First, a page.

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Q&A: Burris connects the dots between education and workforce development

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Kris Burris sees the Greenwood Promise as playing a pivotal role in the development of the future workforce. She became director of the scholarship program in October 2016 and brings with her 15 years of nonprofit management experience.

The Greenwood Promise is an initiative to help Greenwood County high school graduates with postsecondary tuition assistance. It is available for students whose primary residences are zoned within Greenwood County School Districts 50, 51 and 52.

GSA Business Report reached out to Burris to get her thoughts on education and the workforce, as well as how her own experiences can provide encouragement for students and their families.

GSA: Your work history shows a commitment to helping people. How and when did you decide you wanted to be an advocate for personal and professional growth?

Kris Burris (Photo/Provided)Burris: Interestingly, I am not sure I ever made a conscious decision to be an advocate for personal and professional growth. While growing up, I witnessed a love for serving others modeled within my home.  As such, I was encouraged to participate in extracurricular activities at school and in the community.  However, my decision to major in psychology and become a counselor was shaped during my time in college. 

Since entering the workforce full time in 2002, I have worked with adult victims of sexual violence and child victims of abuse; first-generation college students who reside in low-income households and/or have documented disabilities; and now, students hoping to attend institutions of higher education. In all these roles, I think my success stems from my belief that people possess what they need to be successful, especially when given the support and resources needed to reach their fullest potential.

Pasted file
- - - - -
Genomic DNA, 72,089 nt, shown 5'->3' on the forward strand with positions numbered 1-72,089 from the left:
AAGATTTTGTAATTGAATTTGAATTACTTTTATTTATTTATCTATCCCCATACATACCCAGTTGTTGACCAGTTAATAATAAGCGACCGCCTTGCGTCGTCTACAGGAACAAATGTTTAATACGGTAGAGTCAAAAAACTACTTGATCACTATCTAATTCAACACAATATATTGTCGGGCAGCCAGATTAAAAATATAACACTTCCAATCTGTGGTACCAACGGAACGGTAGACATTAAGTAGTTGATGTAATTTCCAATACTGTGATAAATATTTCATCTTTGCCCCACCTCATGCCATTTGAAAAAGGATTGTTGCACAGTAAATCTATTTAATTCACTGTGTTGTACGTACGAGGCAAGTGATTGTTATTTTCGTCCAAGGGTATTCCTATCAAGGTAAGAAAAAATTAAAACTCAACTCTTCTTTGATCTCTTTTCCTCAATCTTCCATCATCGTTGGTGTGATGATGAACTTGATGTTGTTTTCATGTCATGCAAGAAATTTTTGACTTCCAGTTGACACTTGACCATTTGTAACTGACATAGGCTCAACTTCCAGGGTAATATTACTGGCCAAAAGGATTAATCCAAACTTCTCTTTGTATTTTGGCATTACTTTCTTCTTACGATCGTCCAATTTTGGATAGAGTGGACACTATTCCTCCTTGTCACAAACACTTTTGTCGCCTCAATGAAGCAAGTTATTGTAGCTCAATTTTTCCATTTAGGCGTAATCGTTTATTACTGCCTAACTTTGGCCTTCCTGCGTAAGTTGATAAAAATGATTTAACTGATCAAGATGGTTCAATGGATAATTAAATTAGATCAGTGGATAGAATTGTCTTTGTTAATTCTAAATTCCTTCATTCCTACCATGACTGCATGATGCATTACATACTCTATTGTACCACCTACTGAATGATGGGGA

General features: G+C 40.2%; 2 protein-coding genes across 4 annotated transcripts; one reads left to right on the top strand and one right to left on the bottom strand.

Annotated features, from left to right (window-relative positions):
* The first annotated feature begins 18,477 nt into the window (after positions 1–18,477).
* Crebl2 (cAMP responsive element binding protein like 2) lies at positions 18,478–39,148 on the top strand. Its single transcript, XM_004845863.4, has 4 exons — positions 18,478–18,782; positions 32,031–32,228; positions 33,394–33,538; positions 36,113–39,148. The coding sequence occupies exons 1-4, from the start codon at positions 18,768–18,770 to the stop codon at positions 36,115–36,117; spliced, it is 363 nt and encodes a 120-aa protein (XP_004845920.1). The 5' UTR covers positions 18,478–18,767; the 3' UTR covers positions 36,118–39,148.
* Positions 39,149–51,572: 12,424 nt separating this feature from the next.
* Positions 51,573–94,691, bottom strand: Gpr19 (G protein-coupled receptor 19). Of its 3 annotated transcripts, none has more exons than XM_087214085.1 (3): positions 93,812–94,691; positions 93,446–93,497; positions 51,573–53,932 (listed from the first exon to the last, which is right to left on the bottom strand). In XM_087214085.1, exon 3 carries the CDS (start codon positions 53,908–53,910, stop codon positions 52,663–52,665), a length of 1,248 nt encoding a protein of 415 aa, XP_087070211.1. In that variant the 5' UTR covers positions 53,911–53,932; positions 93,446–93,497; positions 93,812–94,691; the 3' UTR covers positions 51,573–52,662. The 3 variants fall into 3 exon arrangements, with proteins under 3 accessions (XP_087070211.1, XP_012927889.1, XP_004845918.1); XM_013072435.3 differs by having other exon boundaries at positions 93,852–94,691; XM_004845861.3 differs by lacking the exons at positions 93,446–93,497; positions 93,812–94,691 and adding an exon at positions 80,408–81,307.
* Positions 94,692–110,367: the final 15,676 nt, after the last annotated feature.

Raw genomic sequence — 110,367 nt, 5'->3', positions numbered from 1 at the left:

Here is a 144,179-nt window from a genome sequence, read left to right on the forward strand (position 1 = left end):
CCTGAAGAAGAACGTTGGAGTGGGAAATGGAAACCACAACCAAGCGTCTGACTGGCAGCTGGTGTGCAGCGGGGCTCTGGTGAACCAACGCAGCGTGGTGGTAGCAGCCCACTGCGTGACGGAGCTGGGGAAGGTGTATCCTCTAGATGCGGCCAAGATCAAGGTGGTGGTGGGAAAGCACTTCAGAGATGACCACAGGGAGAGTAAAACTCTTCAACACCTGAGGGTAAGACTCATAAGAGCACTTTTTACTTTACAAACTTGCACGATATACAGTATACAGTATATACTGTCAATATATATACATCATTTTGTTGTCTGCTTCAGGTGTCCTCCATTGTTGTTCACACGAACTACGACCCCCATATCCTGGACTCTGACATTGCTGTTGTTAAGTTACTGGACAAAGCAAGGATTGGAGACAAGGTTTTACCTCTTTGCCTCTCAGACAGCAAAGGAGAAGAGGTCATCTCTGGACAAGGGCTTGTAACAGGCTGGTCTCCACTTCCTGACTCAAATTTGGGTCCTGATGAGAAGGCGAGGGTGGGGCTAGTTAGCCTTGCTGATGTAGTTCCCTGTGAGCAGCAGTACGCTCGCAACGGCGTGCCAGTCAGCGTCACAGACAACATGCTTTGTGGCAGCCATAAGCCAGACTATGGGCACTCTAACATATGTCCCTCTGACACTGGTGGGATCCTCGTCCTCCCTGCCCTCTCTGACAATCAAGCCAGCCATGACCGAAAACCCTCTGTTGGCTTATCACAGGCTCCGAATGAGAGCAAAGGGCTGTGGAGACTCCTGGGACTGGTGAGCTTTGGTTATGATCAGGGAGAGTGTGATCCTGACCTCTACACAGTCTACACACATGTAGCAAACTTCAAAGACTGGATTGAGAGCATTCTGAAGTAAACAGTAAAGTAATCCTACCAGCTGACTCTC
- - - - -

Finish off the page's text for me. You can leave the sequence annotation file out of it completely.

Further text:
GSA: You are a first-generation college student; how do you see your experience being helpful in the role you have now with the Greenwood Promise?

Burris: Often, first-generation college students experience difficulty in adjusting to a college environment. And, they tend to find it difficult to identify and access student support services available on campus. As a first-generation college student myself, I hope students and their families find encouragement in my story. I hope they will see the positive outcomes my story reflects, such as an increased competitiveness within the workforce, increased earning potential and an overall improved quality of life. In addition, I hope I can act as an advocate for students and connect them to available resources as needed. 

GSA: How have you seen education directly impact the workforce?

Burris: The requirements for positions advertised by businesses and companies are ever-changing. And with these changes, the level of education needed to secure employment has changed. Numerous studies show that between 2020 and 2025, more than 60-65% of all new jobs will require some postsecondary education. In addition, research indicates that between 1989 and 2012, the number of new jobs for those with a bachelor’s degree increased by 82% and those jobs requiring some college or an associate degree grew by 41%. Conversely, during that same time frame, a 14% decline was documented in the number of jobs available for high school graduates or high school dropouts.